I photographed only two species of birds on 10 June 2015. It was a 'work' trip to Cape Race, Newfoundland. I really didn't need to bring binoculars, telescope, tripod, big lens and camera to meet with a person from Newfoundland Power to discuss details on a proposed trailer installation for a marine mammal study - but I did. Rounding the corner at Portugal Cove South I wasn't even looking for the Summer Tanager first discovered ten days earlier when I saw it fly up off a lawn near the location of original discovery. I had assumed it was long gone. Being such a rare calm and sunny morning I decided to take the opportunity to photograph the bird in the early morning light.
The female tanager looked robust and happy fly catching from a lawn, a rock and various power lines and clothes lines. There was not a tree in sight.
The 'work' went well quickly at Cape Race allowing for plenty of free birding time. Nothing out of the ordinary. Lots of the expected few species in the tuckamore. On the way back out on the Cape Race road one of those red chickens walked across the road. I stopped and switched the rental SUV into stealth mode. I crept the vehicle up on the male Willow Ptarmigan. In no time it accepted me and went about pecking at the ground often stopping to look at me. We had a grand conversation for 30 minutes. Twice other vehicles drove by on the noisy gravel road and the grouse crouched down low but regained composure soon as they passed.
It was mid day and a very bright sunny day. The power of the sun is still drawing the coldness of winter out of the ground on the coastal barrens in June. The shimmer in the air over the land was intense. It basically makes photography impossible. That didn't stopped me from pointing the camera at the bird and taking a couple hundreds shots. It was close so I was hoping the shimmer would be minimal between me and the bird. However, I was not surprised that 99% of the picture completely useless. For brief moments the air seemed to stop shimmering. I couldn't see it but the camera did. A very few shots came out OK. Had it been earlier in the morning before the difference in the air and ground temperature grew, the photo opportunity would have been excellent.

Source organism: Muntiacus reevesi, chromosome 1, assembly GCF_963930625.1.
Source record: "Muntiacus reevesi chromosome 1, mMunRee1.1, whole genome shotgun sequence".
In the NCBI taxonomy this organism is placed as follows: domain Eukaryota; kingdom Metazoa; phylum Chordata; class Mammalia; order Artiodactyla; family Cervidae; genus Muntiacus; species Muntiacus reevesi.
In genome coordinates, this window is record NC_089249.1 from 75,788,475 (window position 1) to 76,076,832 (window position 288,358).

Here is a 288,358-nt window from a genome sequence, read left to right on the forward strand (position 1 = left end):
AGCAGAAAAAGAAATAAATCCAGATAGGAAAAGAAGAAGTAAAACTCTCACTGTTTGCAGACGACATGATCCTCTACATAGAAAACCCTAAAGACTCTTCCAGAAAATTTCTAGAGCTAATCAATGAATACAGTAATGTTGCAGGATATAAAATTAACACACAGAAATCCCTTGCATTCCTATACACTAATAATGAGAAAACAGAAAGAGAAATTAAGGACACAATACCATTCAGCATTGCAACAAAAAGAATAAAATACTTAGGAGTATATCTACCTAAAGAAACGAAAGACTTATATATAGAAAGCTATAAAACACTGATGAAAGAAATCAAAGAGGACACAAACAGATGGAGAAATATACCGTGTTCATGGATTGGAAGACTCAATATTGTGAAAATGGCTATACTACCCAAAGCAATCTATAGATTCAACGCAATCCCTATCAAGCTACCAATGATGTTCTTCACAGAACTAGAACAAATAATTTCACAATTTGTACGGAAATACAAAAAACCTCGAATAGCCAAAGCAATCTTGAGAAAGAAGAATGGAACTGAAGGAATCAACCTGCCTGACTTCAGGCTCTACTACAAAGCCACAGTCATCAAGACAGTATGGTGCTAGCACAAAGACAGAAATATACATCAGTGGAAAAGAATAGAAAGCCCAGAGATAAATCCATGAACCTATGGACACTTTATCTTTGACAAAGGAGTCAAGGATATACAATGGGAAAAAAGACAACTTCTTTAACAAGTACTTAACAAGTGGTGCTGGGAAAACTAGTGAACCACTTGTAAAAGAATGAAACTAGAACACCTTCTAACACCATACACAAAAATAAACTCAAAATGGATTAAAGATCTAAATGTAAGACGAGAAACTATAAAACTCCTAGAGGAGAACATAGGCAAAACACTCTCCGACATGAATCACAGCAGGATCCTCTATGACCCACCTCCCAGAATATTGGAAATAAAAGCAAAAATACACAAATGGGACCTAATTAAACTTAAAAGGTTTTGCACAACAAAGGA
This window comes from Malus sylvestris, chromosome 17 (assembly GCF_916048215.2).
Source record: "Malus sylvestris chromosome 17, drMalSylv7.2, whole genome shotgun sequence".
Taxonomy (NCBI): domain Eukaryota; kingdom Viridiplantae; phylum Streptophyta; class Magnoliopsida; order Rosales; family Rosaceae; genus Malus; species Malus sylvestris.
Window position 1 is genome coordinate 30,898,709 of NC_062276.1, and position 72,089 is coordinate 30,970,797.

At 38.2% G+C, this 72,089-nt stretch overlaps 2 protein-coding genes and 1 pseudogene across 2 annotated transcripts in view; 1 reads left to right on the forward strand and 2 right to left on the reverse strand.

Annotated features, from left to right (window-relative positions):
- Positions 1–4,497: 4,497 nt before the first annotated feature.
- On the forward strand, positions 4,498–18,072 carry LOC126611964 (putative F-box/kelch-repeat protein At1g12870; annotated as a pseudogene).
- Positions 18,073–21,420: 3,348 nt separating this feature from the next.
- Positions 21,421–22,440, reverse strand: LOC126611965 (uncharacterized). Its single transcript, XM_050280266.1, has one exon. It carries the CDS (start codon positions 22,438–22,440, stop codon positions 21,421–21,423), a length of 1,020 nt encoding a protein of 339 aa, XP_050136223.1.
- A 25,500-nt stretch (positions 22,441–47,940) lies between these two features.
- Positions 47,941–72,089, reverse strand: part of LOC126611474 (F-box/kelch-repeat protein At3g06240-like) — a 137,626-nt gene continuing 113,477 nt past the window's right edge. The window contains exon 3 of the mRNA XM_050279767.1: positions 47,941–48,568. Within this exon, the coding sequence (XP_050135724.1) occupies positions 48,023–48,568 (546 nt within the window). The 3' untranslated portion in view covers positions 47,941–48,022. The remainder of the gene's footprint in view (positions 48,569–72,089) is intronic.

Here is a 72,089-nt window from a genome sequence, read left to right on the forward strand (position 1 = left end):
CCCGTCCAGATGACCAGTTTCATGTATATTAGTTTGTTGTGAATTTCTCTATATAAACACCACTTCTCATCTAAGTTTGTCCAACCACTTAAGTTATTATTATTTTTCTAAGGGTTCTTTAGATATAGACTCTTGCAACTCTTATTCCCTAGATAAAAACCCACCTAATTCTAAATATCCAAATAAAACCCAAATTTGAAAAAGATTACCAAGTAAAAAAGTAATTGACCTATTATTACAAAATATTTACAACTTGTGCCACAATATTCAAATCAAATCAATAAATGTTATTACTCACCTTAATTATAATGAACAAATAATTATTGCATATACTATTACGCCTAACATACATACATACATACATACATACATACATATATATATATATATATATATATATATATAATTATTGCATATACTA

All in all it was an excellent day out of the office....
This female Summer Tanager first found at Portugal Cove South on 30 May was one of a record five this spring in Newfoundland.
Despite regular hunting pressure on Willow Ptarmigan along the Cape Race road in the fall they move back to habitat by the road every spring/summer. People are thinking numbers are good this year. This male is likely on watch for a female sitting on a clutch of eggs. The black flies were out in numbers today.